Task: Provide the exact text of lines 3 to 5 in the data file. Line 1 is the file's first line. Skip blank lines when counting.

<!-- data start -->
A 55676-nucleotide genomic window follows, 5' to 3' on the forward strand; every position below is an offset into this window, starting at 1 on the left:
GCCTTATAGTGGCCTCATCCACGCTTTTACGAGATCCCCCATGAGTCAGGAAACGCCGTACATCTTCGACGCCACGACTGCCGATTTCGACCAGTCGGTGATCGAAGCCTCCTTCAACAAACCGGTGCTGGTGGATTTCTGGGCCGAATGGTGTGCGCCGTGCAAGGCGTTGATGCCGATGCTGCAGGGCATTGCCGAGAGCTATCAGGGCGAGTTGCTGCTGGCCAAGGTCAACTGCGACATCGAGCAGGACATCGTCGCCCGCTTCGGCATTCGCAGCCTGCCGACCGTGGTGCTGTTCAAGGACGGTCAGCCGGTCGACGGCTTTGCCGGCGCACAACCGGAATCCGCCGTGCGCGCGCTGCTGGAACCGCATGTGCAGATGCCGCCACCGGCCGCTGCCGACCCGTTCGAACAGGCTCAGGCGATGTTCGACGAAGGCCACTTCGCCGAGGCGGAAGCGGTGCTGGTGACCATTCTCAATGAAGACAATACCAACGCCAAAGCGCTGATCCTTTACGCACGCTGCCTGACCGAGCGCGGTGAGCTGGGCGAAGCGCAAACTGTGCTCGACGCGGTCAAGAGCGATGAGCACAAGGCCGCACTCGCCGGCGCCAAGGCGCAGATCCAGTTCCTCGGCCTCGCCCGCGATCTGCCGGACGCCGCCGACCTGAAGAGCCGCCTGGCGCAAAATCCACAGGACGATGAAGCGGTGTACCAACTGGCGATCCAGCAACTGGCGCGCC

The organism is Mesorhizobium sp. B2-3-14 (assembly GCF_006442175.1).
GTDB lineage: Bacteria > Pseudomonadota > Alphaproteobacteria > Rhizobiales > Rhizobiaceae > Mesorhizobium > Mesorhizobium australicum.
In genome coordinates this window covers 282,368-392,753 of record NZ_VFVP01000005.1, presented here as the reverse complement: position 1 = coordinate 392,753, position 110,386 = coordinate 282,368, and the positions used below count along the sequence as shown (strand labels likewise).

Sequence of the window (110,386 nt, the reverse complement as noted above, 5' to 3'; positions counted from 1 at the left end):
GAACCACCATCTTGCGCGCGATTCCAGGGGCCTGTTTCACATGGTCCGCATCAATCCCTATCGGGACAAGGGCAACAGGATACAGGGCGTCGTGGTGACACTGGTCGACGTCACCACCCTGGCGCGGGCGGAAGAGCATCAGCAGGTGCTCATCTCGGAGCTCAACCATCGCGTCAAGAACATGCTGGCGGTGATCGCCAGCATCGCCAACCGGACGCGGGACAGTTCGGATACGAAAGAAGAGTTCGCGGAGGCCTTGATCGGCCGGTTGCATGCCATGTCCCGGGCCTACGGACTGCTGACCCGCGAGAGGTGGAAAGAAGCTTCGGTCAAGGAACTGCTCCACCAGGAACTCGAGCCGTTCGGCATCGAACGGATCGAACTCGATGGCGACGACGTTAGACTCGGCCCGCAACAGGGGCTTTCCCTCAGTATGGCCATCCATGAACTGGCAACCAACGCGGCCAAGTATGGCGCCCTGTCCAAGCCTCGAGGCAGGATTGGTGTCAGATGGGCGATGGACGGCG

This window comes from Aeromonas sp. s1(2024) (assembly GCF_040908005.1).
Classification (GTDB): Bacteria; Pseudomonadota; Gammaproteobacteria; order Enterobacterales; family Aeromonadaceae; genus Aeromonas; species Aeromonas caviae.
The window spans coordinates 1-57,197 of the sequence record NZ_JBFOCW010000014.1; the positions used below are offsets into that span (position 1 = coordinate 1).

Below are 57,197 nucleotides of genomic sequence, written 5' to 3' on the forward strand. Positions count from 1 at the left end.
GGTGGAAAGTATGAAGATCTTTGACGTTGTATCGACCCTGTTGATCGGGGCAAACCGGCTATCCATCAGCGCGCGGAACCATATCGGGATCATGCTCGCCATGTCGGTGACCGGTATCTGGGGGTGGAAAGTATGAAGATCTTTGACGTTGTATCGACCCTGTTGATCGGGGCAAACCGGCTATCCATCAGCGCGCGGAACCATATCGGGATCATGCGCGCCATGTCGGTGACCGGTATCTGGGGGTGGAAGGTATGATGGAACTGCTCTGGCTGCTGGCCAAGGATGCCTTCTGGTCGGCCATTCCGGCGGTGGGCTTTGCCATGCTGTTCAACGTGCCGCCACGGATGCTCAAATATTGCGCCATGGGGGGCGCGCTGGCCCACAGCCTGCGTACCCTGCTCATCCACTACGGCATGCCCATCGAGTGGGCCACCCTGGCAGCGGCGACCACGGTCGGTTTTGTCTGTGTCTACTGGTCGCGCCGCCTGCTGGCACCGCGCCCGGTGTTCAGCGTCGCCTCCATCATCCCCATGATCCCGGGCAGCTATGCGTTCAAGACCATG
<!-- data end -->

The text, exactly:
The organism is Mesorhizobium sp. B2-3-14 (assembly GCF_006442175.1).
GTDB lineage: Bacteria > Pseudomonadota > Alphaproteobacteria > Rhizobiales > Rhizobiaceae > Mesorhizobium > Mesorhizobium australicum.
In genome coordinates this window covers 282,368-392,753 of record NZ_VFVP01000005.1, presented here as the reverse complement: position 1 = coordinate 392,753, position 110,386 = coordinate 282,368, and the positions used below count along the sequence as shown (strand labels likewise).